The Smartest Person In the Room

Jan 04, 2022

Sometimes, it is easy to get caught in the assumption that because we are the leaders, every answer should come from us. Making all the calls without consulting our team about alternative solutions to a problem or ignoring the ones suggested might shut them down. If we shut down our collaborators every time they throw an idea, they might lose interest in their jobs and the company, and even worse, it might deprive us of potentially great solutions.

Today, in the first episode of the year, we talk about being open to hearing different points of view and nurturing our team's will to come up with solutions. We look at how damaging it can be assuming we are the smartest person in the room and why it is crucial to encourage our employees to share their opinions on dealing with our company's issues. I share some of my experiences doing this wrong, shutting people down, and not trusting in other people's brilliance. We also go through a list of powerful questions to incentivize our teams to participate, be creative, and share what they would do. 

In This Episode, You Will Learn:

  • The missed opportunity of walking the dog and Madeline's solution (2:03)
  • The perfect solution might come from unsuspected places (4:47)
  • It is not about being the smartest; it is about being surrounded by the smartest (7:17)
  • The price we pay for shutting down people (9:01)
  • About the importance of the questions, we ask (12:39)
  • What happens when we ask the right questions, and we actually listen to the answers (15:25)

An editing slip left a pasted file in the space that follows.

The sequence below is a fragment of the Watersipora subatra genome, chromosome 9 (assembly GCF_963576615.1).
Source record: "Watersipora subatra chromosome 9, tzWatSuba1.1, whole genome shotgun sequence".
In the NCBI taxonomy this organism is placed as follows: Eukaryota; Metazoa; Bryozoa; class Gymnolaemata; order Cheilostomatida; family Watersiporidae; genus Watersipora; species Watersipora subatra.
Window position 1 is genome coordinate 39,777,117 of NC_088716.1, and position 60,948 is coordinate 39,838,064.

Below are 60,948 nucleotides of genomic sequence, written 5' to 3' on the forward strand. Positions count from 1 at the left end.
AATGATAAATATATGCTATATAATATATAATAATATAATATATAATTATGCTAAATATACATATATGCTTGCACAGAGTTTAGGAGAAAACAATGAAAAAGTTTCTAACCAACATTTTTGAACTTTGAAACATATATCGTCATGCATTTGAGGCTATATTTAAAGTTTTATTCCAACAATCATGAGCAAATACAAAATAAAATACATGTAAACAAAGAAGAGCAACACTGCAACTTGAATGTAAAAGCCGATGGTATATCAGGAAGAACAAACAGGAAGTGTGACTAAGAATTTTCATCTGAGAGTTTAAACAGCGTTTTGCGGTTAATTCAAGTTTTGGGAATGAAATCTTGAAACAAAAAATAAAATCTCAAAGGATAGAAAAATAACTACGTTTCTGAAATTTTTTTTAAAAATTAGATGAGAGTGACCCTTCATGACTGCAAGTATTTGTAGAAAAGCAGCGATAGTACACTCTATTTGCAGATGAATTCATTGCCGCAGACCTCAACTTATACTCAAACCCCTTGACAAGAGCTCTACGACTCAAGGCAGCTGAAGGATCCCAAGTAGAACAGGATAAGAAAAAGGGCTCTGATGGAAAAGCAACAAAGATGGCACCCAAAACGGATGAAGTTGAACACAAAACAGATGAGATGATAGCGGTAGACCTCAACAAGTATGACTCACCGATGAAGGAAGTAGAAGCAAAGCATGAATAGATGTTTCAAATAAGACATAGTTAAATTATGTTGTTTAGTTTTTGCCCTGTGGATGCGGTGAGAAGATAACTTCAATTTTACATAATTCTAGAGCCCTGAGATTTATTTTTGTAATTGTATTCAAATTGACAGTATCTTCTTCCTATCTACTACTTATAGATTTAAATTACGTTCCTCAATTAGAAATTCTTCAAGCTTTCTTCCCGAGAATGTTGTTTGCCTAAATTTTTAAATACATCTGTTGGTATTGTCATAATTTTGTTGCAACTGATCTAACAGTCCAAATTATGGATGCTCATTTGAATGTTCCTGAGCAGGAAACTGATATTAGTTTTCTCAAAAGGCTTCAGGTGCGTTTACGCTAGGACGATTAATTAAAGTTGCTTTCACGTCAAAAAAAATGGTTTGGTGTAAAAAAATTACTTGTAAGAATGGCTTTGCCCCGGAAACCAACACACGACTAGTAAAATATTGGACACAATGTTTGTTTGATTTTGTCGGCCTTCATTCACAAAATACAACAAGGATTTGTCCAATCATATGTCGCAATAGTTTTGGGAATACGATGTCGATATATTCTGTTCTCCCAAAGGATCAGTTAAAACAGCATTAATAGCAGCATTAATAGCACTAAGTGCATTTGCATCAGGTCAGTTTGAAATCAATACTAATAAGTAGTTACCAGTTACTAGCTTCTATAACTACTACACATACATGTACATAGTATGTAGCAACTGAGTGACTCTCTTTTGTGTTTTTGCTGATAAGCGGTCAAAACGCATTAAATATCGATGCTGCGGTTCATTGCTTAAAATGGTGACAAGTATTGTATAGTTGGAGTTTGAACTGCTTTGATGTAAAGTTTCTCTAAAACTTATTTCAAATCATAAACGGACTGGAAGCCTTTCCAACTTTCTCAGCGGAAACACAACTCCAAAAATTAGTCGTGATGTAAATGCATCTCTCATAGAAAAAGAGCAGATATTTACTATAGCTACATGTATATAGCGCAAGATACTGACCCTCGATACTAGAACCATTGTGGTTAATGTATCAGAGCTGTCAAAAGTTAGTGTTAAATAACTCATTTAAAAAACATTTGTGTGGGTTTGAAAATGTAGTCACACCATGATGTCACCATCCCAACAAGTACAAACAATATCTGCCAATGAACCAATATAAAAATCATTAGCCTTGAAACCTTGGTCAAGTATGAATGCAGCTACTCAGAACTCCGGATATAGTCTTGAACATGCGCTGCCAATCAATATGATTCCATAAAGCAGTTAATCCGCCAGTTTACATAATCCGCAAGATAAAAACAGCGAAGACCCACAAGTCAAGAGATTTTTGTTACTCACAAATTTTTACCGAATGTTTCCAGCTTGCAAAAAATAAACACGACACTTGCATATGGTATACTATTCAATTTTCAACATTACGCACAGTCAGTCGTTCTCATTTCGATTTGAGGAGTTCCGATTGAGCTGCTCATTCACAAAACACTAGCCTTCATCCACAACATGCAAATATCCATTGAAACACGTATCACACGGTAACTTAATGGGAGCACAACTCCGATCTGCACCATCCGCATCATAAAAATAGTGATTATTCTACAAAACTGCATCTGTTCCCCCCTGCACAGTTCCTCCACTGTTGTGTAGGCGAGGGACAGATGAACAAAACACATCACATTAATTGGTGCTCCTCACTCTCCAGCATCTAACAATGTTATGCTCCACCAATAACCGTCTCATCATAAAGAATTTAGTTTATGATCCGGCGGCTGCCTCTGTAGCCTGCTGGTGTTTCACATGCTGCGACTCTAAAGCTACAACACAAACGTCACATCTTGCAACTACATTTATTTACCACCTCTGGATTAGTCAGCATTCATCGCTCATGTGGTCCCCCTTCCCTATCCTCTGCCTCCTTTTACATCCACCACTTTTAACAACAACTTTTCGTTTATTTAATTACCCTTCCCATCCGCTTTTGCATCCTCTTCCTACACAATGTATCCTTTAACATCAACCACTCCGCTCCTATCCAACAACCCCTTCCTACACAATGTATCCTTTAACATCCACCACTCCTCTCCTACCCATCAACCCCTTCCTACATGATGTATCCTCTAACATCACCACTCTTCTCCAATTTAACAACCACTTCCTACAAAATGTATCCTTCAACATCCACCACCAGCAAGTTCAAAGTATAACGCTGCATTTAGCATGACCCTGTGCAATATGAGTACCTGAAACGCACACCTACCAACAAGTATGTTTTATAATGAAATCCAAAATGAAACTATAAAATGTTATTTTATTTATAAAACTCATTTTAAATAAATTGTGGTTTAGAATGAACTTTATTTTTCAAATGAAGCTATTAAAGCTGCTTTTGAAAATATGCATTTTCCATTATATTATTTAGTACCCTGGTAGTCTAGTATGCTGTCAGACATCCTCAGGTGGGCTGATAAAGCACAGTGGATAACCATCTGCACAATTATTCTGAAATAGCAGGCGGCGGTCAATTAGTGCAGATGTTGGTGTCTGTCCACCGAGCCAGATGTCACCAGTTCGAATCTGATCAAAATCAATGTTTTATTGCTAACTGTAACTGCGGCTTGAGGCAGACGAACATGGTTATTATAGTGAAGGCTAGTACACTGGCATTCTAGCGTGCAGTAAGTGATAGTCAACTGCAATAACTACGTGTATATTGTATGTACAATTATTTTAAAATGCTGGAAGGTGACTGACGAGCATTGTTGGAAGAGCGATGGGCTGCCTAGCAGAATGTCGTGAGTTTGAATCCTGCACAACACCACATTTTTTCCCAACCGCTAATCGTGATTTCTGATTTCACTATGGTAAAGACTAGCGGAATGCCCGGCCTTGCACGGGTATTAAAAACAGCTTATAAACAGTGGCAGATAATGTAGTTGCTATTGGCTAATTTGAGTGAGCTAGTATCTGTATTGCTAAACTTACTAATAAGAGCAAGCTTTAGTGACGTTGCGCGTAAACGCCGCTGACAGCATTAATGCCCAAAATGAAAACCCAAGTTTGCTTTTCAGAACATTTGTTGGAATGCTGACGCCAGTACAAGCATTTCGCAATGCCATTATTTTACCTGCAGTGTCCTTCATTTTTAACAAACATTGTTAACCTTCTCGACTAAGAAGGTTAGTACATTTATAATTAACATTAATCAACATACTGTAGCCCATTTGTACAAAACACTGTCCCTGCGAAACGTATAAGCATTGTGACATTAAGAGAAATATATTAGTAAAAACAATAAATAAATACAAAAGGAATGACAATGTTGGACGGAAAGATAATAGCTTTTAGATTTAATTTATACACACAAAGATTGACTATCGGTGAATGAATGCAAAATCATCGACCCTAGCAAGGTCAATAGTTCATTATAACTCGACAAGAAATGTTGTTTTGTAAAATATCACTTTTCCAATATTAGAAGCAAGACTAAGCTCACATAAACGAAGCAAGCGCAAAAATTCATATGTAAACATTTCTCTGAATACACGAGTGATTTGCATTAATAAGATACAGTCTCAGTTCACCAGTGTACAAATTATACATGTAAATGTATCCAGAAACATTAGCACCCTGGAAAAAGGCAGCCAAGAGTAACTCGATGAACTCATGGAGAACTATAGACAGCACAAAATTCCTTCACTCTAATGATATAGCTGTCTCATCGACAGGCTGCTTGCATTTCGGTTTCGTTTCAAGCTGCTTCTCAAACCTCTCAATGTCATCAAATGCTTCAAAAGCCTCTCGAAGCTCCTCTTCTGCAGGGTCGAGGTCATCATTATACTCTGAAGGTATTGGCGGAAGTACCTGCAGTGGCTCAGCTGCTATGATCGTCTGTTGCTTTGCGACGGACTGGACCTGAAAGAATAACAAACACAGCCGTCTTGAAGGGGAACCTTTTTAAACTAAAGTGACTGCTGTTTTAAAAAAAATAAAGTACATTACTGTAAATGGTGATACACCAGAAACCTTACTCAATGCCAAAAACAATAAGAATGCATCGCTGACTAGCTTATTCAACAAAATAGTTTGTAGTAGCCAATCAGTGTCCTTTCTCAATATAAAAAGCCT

Resources:

  • Download my free One-on-One Transformation tool
  • Quote: John C. Maxwell - "The smartest person in the room is never as smart as all of the people in the room."
  • Quote: Thomas Freese - "The Questions you ask are more important than the things you could ever say"
  • This week's challenge - When you speak with your team and are about to "tell" them something, try asking some good questions first.

Let's Connect!

Transcript

Clint Hoopes: When we seek to be the smartest person in the room, we’ll often shut out everyone else. And we’ll shut out their ideas, shut out their input. And you'll get to the point where you may not even notice it. You shut out people enough, they'll stop speaking up. 

Welcome back to the Flavor of Leadership podcast. And Happy New Year. I can't believe it's already 2022. But I tell you, I love the fresh start that the New Year gives us – so fun. Hopefully, you had a good break over the holidays with family and friends. It's always a great time. As we get started today, I just have a couple of thoughts on something that happened just a few weeks ago. We were at the park, actually, with our family. And we were there with some friends who had a dog. And my children, they were having a tonne of fun playing with this dog. One of my kids, they got the chance to walk the dog on a leash for a few minutes, right before our friends left the park. And so if you have kids, you already know that this is absolutely not fair. Like I mentioned before, I have six kids. And the older ones, they were fine. We used to have a dog when they were little, so it's old news for them. But the younger ones, they wanted to walk the dog so bad. And once again, since one of them got to but the other ones didn't, it was not a good thing. And so we didn't even fully realize though that my three-year-old boy Lincoln, that he wanted to try and walk the dog. And it was already too late because the friends had already left. And the dog was gone. And my little boy was there left devastated, just devastated. Feeling like he's never going to have a chance to ever do that again in his life. So, he went out in the middle of the grass field and just sat there, sat there crying, and refused to get in the car. So, we couldn't go. We had to sit there and wait. And it was just like, “Oh my gosh, what do we do?” So, me my wife, and it's one of those times that you just sit there and you’re like, “What do we do? How are we gonna make this better for him?” Because he's three years old. And so it happens. You can't really reason with them or make any deals with them. It's so hard.